The Oldroyd-B constitutive model describes a subclass of non-Newtonian fluids that adequately describe the behaviour of some viscoelastic fluids such as dilute polymer solutions. The Oldroyd-B fluid can describe stress-relaxation, creep and the normal stress differences but it cannot describe either shear thinning or shear thickening, a phenomenon that is exhibited by many polymer materials. Nonetheless, this model is perhaps one of the most successful models for describing the response of some polymeric liquids [15]. Some investigations of Oldroyd-B fluids have been done, by, among others, Hayat et al. [16] who presented a study of the three-dimensional flow of an Oldroyd-B fluid due to a stretching surface with convective boundary conditions. Siddiqui et al. [17] investigated the unsteady flow of an incompressible Oldroyd-B fluid between two infinite parallel plates subject to slip between the plates and the fluid. Jamil et al. [18] further studied the unsteady flow of an Oldroyd-B fluid and solved the model equations using finite Hankel transforms. Sohail et al. [19] investigated the two-dimensional steady incompressible Oldroyd-B nanofluid flow past a stretching sheet. The thermophoresis and radiation effects on Heat and mass transfer characteristics in three-dimensional flow of an Oldroyd-B fluid due to a bi-directional stretching surface were investigated by Shehzad et al. [20]. Related studies include, among others, [21–25]. Excellent survey papers on Oldroyd-B fluids can be found in studies by Rajagopal and his colleagues [26–28].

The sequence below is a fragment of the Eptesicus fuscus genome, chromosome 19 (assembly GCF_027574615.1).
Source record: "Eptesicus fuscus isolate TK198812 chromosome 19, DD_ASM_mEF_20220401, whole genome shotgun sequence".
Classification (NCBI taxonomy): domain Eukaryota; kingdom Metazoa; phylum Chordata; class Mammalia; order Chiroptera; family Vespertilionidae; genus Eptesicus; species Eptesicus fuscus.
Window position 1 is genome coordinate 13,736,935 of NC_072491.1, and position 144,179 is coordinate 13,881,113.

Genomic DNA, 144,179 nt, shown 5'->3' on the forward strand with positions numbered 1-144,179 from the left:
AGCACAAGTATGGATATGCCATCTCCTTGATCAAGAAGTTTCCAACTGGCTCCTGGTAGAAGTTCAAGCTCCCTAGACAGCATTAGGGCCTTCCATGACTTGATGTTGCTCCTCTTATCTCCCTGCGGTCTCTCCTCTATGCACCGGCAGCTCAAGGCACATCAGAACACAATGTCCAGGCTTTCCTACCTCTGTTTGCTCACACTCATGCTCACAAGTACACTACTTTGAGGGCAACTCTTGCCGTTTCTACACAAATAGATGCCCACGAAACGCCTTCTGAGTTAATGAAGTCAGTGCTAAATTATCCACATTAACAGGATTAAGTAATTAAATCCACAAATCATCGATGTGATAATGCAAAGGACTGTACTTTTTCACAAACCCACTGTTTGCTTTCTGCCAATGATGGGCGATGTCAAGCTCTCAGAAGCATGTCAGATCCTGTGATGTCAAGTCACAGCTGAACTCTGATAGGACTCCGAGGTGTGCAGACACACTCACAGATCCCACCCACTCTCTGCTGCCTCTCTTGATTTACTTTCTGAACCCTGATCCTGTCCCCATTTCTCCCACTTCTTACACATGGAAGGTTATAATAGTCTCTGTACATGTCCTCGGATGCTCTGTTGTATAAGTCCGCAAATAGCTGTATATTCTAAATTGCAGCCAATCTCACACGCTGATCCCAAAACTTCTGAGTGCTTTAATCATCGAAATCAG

There are currently only a few theoretical studies on the convective boundary layer flow and heat transfer in an Oldroyd-B nanofluid over a stretching surface. Including nanoparticles in dilute polymer solutions imparts improved thermophysical properties to the polymer materials. This could, for example, include improved electrical, mechanical and optical properties, Chao [29]. Recent exception is the study by Khan et al. [30]. These studies all assumed that the nanoparticle volume fraction at the boundary is actively controlled. To the best of the authors’ knowledge, there are as yet no studies of convective heat transport in polymer nanocomposites such as an Oldroyd-B nanofluid flow in which the nanofluid particle fraction on the boundary is not actively managed. The objective of this study is therefore to investigate thermophoresis effects in unsteady Oldroyd-B nanofluid flow along a stretching surface. The problem is formulated under the assumption that the nanoparticle volume fraction at the boundary is not actively controlled, see Nield and Kuznetsov [31–34]. The highly non-linear momentum, heat and mass transfer equations are solved numerically using the spectral relaxation and quasi-linearization methods, see Motsa et al. [35, 36].

## 1 Mathematical Formulation